Spokane police brass should have looked more critically and with greater transparency at an officer’s use of his police dog to apprehend a fleeing suspect in a trapped truck in February 2019, a report from the department’s civilian in charge of oversight found.
The 50-page report from Spokane Police Ombudsman Bart Logue includes nearly two dozen recommendations for the department following its handling of a use-of-force investigation into the actions of Officers Dan and Scott Lesser. Those officers used a police dog in the arrest of Lucas Ellerman last year in an incident that drew Spokane City Council scrutiny and concern from some in the department about the tactics and language used by the officers in the arrest. Dan Lesser is the uncle of Scott Lesser.
The recommendations, which were unanimously approved Thursday by the commission overseeing the work of the ombudsman, call for changes to training to ensure officer safety, random audits of body camera footage to gauge an officer’s public demeanor, a more specific policy on the use of police dogs and changes to the way Internal Affairs conducts its investigations into officer conduct, among other changes. Logue also found that Lesser’s use of the dog, and the officer’s approach to the trapped vehicle, put themselves and the K9 unit at risk.
“This case was an outlier, and we want to do everything we can to make sure cases like this remain an outlier,” Logue said in an interview Friday.
Sgt. Terry Preuninger, a spokesman for the department, said Friday morning that the department had received the recommendations and would be looking at them to see if there were areas the department could improve.
Spokane Police Chief Craig Meidl found in October that the officers had acted reasonably but punished them for their use of inappropriate language. Dan Lesser apologized for the language used during the arrest and received a one-day suspension .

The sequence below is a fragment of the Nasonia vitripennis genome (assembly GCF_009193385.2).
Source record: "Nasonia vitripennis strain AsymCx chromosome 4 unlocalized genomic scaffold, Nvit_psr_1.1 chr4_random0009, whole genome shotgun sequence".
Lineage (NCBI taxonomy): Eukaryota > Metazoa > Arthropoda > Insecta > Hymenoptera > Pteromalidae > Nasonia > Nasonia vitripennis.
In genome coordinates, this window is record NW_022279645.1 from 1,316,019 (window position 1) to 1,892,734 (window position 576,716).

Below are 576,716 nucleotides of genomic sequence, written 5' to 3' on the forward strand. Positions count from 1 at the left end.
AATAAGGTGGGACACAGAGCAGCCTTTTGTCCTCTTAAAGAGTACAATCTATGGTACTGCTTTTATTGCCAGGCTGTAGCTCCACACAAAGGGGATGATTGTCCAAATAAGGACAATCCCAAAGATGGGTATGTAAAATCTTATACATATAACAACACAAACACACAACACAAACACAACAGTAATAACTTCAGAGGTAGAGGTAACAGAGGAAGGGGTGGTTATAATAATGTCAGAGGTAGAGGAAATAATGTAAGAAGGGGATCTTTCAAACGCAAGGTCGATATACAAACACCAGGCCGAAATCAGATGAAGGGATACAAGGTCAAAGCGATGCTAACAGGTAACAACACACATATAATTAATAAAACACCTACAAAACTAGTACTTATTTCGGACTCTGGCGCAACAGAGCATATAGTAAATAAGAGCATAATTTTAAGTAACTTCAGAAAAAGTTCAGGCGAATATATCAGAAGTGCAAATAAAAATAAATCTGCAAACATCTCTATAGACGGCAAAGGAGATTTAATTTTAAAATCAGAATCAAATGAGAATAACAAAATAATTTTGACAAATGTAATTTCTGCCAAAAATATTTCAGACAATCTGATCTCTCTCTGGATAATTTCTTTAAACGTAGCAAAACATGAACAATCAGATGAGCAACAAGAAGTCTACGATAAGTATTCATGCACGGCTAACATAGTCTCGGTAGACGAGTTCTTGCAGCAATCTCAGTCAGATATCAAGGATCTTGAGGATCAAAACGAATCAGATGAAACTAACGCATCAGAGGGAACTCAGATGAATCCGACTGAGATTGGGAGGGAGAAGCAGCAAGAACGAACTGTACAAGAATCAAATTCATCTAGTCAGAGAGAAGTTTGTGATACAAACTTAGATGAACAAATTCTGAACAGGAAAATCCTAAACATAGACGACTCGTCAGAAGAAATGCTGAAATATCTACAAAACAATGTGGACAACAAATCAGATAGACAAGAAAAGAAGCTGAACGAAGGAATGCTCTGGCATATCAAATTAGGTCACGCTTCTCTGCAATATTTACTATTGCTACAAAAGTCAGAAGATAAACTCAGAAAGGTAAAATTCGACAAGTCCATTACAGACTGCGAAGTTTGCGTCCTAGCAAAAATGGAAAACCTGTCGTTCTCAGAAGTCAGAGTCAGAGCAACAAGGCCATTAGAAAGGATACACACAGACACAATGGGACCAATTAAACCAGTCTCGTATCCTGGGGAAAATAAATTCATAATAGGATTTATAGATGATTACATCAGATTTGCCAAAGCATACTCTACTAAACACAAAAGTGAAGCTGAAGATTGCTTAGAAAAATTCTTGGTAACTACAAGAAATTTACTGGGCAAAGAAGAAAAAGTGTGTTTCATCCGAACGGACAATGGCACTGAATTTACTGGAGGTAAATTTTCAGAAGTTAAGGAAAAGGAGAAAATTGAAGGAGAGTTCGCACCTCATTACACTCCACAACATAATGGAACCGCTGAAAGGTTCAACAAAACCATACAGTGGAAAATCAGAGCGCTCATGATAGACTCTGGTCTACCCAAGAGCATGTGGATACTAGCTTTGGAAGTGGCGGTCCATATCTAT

Logue is precluded under city law from recommending discipline or commenting on the chief’s disciplinary decisions, but he can make policy recommendations that the department can choose to employ. City Council President Breean Beggs, as part of a larger proposal of police reforms , has suggested that police dog bites should only be used as a justified use of lethal force.
In this case, Logue said the administrative review panel, a group of rotating captains and lieutenants that review internal affairs investigations for thoroughness and objectivity, did not look critically enough at the lead-up to the dog being hoisted into the car, or Scott Lesser’s use of punches once Ellerman was outside of the vehicle and before he was handcuffed.
The ombudsman’s report says that the police panel’s review of the incident relied on the officers’ reports as “the ultimate facts.”
“The memo did not address disputed facts in the officer narratives, nor did it evaluate the officers’ tactical conduct,” Logue’s review says.
The report cites potential disputes of fact, including whether the officers swore at Ellerman immediately before putting the dog in the car and Scott Lesser’s explanation for the punches. The officer said Ellerman was reaching for his waistband, but the report notes the video is inconclusive.
The commission, in approving the report’s recommendations, noted that Logue’s findings indicated the officers put themselves and the dog in harm’s way when approaching the truck.
“This is really all about officer safety, and you did a great job expressing that,” said Ladd Smith, an ombudsman commission member, during deliberation Thursday night. “These officers could easily have been injured or killed in the way they interacted with the suspect.”
Logue said the initial report was ready to release in February, but had been delayed due to the onset of the coronavirus pandemic. He said the report that he delivered this week went further than what he would be able to do under a new proposed contract between the city and the Spokane Police Guild .
“It shows City Council that this is something you would be giving up if we went with the current language,” Logue said. “I have to go with what’s in the contract and what’s in the law.”
Ellerman is in custody in the Airway Heights Corrections Center, where he’s serving a 29-month sentence.
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